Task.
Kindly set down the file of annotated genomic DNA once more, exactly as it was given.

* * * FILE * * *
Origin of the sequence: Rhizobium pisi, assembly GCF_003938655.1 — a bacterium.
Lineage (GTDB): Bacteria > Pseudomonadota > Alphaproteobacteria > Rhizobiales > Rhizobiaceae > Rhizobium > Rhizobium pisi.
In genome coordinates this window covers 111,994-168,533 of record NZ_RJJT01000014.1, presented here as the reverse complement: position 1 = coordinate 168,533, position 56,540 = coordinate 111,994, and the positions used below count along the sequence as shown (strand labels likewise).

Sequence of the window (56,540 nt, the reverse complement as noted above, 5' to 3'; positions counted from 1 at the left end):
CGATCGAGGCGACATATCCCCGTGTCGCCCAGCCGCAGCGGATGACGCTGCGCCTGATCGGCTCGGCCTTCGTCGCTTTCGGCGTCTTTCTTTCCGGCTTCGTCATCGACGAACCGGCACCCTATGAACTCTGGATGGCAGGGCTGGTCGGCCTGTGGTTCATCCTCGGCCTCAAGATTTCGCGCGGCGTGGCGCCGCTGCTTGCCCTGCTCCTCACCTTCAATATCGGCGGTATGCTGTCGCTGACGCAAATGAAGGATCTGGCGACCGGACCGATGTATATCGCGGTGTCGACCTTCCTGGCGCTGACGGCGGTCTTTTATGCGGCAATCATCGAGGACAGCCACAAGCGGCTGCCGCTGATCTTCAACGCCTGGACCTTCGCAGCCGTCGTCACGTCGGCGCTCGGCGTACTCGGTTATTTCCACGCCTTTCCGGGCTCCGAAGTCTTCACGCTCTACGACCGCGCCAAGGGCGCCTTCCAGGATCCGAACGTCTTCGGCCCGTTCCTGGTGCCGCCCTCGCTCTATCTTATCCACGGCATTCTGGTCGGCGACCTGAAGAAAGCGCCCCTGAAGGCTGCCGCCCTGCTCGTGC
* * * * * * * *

Origin of the sequence: Rhizobium pisi, assembly GCF_003938655.1 — a bacterium.
Lineage (GTDB): Bacteria > Pseudomonadota > Alphaproteobacteria > Rhizobiales > Rhizobiaceae > Rhizobium > Rhizobium pisi.
In genome coordinates this window covers 111,994-168,533 of record NZ_RJJT01000014.1, presented here as the reverse complement: position 1 = coordinate 168,533, position 56,540 = coordinate 111,994, and the positions used below count along the sequence as shown (strand labels likewise).

Sequence of the window (56,540 nt, the reverse complement as noted above, 5' to 3'; positions counted from 1 at the left end):
CGATCGAGGCGACATATCCCCGTGTCGCCCAGCCGCAGCGGATGACGCTGCGCCTGATCGGCTCGGCCTTCGTCGCTTTCGGCGTCTTTCTTTCCGGCTTCGTCATCGACGAACCGGCACCCTATGAACTCTGGATGGCAGGGCTGGTCGGCCTGTGGTTCATCCTCGGCCTCAAGATTTCGCGCGGCGTGGCGCCGCTGCTTGCCCTGCTCCTCACCTTCAATATCGGCGGTATGCTGTCGCTGACGCAAATGAAGGATCTGGCGACCGGACCGATGTATATCGCGGTGTCGACCTTCCTGGCGCTGACGGCGGTCTTTTATGCGGCAATCATCGAGGACAGCCACAAGCGGCTGCCGCTGATCTTCAACGCCTGGACCTTCGCAGCCGTCGTCACGTCGGCGCTCGGCGTACTCGGTTATTTCCACGCCTTTCCGGGCTCCGAAGTCTTCACGCTCTACGACCGCGCCAAGGGCGCCTTCCAGGATCCGAACGTCTTCGGCCCGTTCCTGGTGCCGCCCTCGCTCTATCTTATCCACGGCATTCTGGTCGGCGACCTGAAGAAAGCGCCCCTGAAGGCTGCCGCCCTGCTCGTGC